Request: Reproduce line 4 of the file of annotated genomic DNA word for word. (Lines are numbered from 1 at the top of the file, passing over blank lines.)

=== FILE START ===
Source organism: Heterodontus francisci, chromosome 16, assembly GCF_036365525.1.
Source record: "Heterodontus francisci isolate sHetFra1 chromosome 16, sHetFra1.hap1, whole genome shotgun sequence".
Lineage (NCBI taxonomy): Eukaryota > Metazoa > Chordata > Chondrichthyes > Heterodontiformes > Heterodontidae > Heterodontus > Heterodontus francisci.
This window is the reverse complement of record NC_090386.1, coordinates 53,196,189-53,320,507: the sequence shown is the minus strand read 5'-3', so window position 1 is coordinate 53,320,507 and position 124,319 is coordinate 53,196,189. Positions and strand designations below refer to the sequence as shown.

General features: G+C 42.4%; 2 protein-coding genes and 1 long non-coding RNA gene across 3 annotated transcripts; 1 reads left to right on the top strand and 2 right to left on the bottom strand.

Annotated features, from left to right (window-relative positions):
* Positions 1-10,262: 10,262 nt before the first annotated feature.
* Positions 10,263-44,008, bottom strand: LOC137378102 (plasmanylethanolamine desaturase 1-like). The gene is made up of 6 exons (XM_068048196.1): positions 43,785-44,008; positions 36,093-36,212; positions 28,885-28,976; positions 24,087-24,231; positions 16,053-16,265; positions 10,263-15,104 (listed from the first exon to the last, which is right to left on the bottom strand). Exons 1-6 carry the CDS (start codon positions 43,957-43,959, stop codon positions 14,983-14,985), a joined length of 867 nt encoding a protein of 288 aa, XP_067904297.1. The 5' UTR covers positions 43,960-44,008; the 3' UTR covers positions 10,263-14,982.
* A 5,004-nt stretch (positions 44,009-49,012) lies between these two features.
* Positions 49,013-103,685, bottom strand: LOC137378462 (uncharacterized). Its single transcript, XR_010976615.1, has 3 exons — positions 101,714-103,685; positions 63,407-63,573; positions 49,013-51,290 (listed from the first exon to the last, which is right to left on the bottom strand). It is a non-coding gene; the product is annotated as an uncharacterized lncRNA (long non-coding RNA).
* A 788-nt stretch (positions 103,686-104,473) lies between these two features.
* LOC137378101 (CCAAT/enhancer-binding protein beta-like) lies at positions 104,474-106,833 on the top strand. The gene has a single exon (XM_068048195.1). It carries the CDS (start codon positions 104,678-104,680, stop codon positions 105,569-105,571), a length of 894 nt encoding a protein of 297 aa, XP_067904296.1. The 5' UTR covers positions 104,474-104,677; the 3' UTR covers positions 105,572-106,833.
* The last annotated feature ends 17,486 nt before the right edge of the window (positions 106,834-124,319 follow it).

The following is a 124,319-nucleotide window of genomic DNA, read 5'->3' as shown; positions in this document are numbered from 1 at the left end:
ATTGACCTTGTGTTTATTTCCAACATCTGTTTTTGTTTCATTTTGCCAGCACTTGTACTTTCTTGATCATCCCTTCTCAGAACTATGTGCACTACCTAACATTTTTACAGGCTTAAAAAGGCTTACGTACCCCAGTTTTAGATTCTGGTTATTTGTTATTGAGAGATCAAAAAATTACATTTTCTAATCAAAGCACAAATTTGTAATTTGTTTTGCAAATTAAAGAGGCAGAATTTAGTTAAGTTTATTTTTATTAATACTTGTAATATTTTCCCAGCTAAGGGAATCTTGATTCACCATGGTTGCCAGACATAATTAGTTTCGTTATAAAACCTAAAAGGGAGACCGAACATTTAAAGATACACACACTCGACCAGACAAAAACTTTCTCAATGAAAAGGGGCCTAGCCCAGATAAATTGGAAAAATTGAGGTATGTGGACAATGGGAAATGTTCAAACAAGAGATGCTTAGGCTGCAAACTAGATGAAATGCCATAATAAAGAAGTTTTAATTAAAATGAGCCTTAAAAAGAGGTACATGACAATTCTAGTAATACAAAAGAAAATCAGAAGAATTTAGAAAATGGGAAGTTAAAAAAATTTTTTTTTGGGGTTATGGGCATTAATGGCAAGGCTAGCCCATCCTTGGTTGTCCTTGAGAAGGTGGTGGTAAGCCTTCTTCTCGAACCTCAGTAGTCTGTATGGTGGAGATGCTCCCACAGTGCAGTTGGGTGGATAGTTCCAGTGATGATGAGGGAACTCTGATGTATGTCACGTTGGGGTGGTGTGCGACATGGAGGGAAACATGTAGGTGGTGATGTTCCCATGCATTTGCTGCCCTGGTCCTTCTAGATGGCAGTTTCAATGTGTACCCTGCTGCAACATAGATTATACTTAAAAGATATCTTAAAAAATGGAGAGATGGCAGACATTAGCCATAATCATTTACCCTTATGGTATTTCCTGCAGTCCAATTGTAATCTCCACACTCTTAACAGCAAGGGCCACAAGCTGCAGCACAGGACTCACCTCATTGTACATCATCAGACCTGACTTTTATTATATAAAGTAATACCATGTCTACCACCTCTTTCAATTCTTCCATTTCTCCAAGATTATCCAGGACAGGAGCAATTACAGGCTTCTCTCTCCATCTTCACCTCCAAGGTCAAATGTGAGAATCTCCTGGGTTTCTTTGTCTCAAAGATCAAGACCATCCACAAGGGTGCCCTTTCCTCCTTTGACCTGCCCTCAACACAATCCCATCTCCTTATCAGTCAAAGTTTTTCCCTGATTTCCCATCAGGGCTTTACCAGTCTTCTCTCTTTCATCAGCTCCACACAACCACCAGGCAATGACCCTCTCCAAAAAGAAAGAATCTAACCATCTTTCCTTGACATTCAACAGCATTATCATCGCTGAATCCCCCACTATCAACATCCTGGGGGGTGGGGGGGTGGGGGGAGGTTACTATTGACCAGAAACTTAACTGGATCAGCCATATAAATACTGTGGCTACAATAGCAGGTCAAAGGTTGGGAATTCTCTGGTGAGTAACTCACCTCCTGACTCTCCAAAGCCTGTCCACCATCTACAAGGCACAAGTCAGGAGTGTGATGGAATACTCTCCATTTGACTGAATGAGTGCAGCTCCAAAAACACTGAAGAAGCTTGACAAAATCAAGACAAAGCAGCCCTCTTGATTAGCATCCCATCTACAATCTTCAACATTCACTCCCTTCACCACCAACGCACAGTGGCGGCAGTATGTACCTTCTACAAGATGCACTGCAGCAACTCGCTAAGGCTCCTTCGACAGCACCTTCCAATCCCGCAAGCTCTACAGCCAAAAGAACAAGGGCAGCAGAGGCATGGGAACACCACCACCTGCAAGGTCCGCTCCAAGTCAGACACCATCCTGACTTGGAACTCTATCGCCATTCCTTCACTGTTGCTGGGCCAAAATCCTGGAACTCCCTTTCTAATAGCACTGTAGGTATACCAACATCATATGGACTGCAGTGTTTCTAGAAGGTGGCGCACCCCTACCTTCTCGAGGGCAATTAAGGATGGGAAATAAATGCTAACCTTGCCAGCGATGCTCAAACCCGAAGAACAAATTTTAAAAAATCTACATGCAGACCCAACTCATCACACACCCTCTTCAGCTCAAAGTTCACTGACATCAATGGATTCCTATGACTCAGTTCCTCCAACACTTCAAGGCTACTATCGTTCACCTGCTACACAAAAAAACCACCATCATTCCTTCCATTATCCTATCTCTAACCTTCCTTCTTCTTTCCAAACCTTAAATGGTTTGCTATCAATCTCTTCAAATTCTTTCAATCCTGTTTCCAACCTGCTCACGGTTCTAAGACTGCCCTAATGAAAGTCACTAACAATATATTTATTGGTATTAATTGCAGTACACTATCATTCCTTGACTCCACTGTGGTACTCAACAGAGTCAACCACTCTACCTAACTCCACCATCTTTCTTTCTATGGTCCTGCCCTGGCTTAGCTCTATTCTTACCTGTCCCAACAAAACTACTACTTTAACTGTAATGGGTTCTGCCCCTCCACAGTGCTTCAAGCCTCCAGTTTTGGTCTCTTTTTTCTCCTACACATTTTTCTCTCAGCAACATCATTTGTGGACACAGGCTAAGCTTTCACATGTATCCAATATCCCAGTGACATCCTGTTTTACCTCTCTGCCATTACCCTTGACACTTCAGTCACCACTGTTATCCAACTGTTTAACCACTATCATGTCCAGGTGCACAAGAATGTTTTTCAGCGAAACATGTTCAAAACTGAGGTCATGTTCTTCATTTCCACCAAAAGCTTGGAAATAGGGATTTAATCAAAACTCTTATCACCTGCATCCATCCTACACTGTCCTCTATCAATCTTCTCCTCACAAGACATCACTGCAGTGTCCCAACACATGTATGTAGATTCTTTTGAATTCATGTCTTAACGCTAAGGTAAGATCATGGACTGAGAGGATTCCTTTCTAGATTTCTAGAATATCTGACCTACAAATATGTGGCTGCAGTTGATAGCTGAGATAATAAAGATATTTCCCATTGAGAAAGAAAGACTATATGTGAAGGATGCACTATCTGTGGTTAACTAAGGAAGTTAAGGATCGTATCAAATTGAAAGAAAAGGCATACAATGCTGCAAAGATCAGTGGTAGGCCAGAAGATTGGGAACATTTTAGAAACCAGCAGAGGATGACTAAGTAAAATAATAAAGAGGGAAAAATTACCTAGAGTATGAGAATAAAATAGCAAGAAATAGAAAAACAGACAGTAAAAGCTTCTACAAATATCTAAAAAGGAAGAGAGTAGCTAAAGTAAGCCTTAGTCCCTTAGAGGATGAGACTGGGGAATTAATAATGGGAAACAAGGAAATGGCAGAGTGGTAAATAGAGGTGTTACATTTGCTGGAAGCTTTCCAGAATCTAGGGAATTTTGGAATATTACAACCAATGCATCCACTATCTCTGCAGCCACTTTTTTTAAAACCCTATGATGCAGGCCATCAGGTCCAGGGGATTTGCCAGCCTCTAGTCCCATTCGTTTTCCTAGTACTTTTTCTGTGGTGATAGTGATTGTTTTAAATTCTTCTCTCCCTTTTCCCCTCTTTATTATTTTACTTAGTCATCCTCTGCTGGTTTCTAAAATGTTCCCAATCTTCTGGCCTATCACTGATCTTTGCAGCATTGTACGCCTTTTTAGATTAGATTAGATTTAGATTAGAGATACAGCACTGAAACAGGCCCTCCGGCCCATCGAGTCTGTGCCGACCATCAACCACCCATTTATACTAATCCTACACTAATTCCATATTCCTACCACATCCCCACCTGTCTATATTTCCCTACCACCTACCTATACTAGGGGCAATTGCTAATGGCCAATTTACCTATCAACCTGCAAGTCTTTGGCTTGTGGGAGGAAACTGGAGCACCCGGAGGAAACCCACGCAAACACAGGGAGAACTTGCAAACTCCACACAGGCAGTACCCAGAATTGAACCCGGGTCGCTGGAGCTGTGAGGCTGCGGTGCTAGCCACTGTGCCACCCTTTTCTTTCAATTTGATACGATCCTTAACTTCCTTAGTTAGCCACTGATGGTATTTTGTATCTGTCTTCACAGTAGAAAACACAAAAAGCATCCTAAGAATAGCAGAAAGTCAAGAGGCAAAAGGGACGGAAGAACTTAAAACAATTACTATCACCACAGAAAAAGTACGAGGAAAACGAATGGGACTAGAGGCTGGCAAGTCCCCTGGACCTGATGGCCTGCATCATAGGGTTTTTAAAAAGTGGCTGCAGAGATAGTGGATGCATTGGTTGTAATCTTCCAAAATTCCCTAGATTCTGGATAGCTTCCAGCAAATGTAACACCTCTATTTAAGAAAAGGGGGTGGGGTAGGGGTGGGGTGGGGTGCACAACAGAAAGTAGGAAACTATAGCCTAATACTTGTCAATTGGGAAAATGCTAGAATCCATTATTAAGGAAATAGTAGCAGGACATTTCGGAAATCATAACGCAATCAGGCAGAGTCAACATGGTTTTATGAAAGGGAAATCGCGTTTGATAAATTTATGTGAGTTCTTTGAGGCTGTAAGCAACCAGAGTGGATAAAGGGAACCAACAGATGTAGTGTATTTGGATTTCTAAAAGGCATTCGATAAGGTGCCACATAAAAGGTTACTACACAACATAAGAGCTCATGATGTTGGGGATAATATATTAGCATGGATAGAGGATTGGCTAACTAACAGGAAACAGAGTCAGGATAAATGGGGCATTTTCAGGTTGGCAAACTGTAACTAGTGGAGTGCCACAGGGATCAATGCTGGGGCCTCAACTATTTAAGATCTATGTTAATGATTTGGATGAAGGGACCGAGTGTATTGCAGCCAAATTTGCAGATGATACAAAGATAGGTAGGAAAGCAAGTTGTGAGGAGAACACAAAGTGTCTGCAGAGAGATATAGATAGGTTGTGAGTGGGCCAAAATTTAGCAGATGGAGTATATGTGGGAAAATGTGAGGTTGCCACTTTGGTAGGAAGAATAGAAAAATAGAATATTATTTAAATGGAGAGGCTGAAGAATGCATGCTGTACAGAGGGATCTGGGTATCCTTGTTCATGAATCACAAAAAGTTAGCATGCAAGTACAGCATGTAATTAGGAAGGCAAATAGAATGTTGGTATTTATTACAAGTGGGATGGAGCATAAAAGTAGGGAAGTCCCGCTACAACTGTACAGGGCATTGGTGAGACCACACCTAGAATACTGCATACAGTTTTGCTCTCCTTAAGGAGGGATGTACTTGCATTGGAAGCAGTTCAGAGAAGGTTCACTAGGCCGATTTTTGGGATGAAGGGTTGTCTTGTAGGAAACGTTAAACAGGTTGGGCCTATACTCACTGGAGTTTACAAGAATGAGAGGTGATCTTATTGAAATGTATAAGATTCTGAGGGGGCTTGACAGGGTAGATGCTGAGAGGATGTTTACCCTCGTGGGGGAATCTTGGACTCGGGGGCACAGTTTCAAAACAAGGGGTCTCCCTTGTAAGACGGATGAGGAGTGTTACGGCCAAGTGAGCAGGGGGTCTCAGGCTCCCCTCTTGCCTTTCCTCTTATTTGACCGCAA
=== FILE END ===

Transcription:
This window is the reverse complement of record NC_090386.1, coordinates 53,196,189-53,320,507: the sequence shown is the minus strand read 5'-3', so window position 1 is coordinate 53,320,507 and position 124,319 is coordinate 53,196,189. Positions and strand designations below refer to the sequence as shown.